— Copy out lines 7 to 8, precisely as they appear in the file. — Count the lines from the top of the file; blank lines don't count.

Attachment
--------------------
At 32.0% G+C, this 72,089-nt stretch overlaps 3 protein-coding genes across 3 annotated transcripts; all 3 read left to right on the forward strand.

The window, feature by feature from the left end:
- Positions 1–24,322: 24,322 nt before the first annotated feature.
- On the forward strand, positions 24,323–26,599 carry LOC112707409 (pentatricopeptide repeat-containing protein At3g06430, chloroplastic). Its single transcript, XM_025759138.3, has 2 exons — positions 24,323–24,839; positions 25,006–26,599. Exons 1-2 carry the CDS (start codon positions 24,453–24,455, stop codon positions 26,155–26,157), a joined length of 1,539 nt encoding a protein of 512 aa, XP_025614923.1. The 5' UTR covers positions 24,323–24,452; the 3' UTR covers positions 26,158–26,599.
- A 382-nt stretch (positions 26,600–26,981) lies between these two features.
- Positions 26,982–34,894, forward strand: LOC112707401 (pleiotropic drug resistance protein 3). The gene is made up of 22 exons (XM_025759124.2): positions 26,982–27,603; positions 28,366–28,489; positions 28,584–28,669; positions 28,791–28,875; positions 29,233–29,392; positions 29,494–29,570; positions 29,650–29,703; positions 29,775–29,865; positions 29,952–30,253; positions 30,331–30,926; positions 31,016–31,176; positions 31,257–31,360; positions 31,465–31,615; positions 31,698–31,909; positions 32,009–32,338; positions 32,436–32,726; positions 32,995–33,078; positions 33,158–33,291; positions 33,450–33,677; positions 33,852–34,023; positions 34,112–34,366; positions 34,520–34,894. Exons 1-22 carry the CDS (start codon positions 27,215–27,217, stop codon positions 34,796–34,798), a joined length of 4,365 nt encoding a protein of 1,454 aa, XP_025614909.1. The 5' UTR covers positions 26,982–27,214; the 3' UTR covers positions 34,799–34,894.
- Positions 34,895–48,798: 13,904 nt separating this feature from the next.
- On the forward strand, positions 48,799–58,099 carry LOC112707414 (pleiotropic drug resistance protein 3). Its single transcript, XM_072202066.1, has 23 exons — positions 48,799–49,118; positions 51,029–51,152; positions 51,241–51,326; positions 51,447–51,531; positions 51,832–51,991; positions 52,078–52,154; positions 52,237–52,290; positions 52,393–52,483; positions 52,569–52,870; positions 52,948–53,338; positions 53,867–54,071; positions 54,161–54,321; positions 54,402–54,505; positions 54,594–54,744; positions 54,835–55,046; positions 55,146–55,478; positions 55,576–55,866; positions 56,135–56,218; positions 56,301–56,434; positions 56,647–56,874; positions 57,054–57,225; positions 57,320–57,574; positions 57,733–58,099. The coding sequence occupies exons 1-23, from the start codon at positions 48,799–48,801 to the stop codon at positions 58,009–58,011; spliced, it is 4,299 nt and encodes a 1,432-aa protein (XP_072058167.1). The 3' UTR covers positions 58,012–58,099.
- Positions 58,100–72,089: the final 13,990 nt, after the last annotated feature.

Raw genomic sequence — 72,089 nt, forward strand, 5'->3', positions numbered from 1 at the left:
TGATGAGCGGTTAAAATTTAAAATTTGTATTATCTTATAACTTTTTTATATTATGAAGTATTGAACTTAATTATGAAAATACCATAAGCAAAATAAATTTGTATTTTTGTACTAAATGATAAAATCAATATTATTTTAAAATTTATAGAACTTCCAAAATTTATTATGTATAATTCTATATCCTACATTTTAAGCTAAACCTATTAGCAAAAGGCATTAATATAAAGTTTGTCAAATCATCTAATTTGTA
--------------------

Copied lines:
- Positions 34,895–48,798: 13,904 nt separating this feature from the next.
- On the forward strand, positions 48,799–58,099 carry LOC112707414 (pleiotropic drug resistance protein 3). Its single transcript, XM_072202066.1, has 23 exons — positions 48,799–49,118; positions 51,029–51,152; positions 51,241–51,326; positions 51,447–51,531; positions 51,832–51,991; positions 52,078–52,154; positions 52,237–52,290; positions 52,393–52,483; positions 52,569–52,870; positions 52,948–53,338; positions 53,867–54,071; positions 54,161–54,321; positions 54,402–54,505; positions 54,594–54,744; positions 54,835–55,046; positions 55,146–55,478; positions 55,576–55,866; positions 56,135–56,218; positions 56,301–56,434; positions 56,647–56,874; positions 57,054–57,225; positions 57,320–57,574; positions 57,733–58,099. The coding sequence occupies exons 1-23, from the start codon at positions 48,799–48,801 to the stop codon at positions 58,009–58,011; spliced, it is 4,299 nt and encodes a 1,432-aa protein (XP_072058167.1). The 3' UTR covers positions 58,012–58,099.